But, naloxone is not the only tool we have. Further lives will be saved with improved access to drug treatment and emphasis on harm-reduction education.

Riverside County has already taken several many steps to address the opioid epidemic and alarming increases in fentanyl related overdoses:

  • Riverside County became one of the first in the State to opt-in to the Drug Medi-Cal Organized Delivery System. This provides a continuum of care model for substance use disorder treatment services (including opioids) and improves care, through evidenced based practices, to help individuals achieve sustainable recovery.
  • In February 2021, the Riverside District Attorney’s Office became the first in the State to file a murder charge against a person suspected of selling fentanyl-laced drugs resulting in someone’s death. Second-degree murder charges against several suspects are pending. As of this time, there are five additional cases.
  • The Riverside County Probation Department is a partner on several local committees focused on raising awareness of the dangers of fentanyl and promoting overdose prevention efforts.
  • Riverside County Public Health became one of California’s first local health jurisdictions to establish an Overdose Fatality Review Team. This team reviews overdose related deaths to fill gaps in knowledge of local overdose trends and prevent new cases of drug addiction, overdose, and death.
  • Additionally, Public Health partners with Inland Empire Harm Reduction to provide bystander naloxone trainings which cover how to recognize an opioid (fentanyl) overdose and respond with naloxone.
  • The Riverside County Sheriff’s Department has a Fentanyl Investigative Task Force, within the Major Crimes Bureau, which investigates overdose deaths and works closely with the District Attorney’s Office to determine if there is criminal culpability on the supplier of fentanyl.

To complement and build upon the county’s ongoing efforts, my colleagues on the Board of Supervisors unanimously approved an initiative I co-sponsored establishing a countywide Fentanyl Abuse Awareness campaign. Through the development of this initiative, we are establishing a multidisciplinary committee to combat the rising cases of overdoses and deaths from this growing epidemic.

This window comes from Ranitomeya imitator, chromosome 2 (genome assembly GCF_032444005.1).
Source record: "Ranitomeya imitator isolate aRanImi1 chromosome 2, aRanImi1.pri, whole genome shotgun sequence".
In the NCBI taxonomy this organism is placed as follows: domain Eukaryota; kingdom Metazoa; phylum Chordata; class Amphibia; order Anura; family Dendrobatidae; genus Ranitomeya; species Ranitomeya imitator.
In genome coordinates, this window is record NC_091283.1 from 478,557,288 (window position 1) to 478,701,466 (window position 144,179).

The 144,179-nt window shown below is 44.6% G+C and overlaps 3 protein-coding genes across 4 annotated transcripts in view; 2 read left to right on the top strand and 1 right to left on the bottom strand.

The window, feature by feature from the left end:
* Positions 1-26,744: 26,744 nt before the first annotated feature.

Focuses of the multidisciplinary committee will include:

  1. Development of a countywide education and information campaign on the dangers of fentanyl.
  2. Assessment of current and potential state and federal grant funding.
  3. Expansion of naloxone training and harm reduction efforts. To include outreach to parent/family groups with information on the warning signs of opioid use and overdose.
  4. Review of law enforcement policies and procedures involving training and the use of naloxone. The potency of fentanyl is so extreme that deputies and first responders must take unique precautions to prevent accidental deadly exposure.

Committee Members will include designees from the following county departments:  Behavioral Health, Child Protective Services, Department of Public Social Services, District Attorney, Emergency Management, Executive Office, Public Health, Probation, Riverside University Health System, and the Sheriff Department. 

For further information on these efforts, please do no hesitate to contact our office by calling (951) 955-1020 or by emailing and staff will assist you promptly. 

The Riverside County Second District Supervisor’s office Staff are available Monday-Friday from 8:00 a.m. to 5:00 p.m. to assist you. 

I encourage you to stay connected by joining District 2 on Facebook @SupervisorKarenSpiegel  or Twitter @SupKarenSpiegel and Instagram @SupervisorKarenSpiegel   

I hope you enjoy this e-newsletter.  Please reach out to my office if we may be of assistance. 

Board Chair Karen Spiegel  
Second District Supervisor 




Daytime work and intermittent lane closures continue on Hamner Avenue, weather permitting. 
Please see the flyer for details or visit the project website at  


Project Graduate marks a decade helping foster youth turn diplomas to dreams


The program has helped 36 at-risk students achieve graduation and go to colleges and trade schools

Nevaeh Hall’s first 18 years haven’t been easy. She entered Riverside County foster care at age 6 and moved in and out of placements, including group homes. High school graduation seemed out of her reach.

This week, Hall was among five at-risk foster youth in Riverside County who celebrated their high school graduation, applauded by judges, social workers and the attorney-mentors who helped them achieve their goals.  Statewide, only about half of all foster youth graduate from high school, less often than any other student population.

Hall and the other four youth were supported by Project Graduate, a network of Riverside County judges, attorneys, social workers, and community advocates who help some of the highest-risk youth in foster care change the trajectory of their lives through advocacy and mentorship.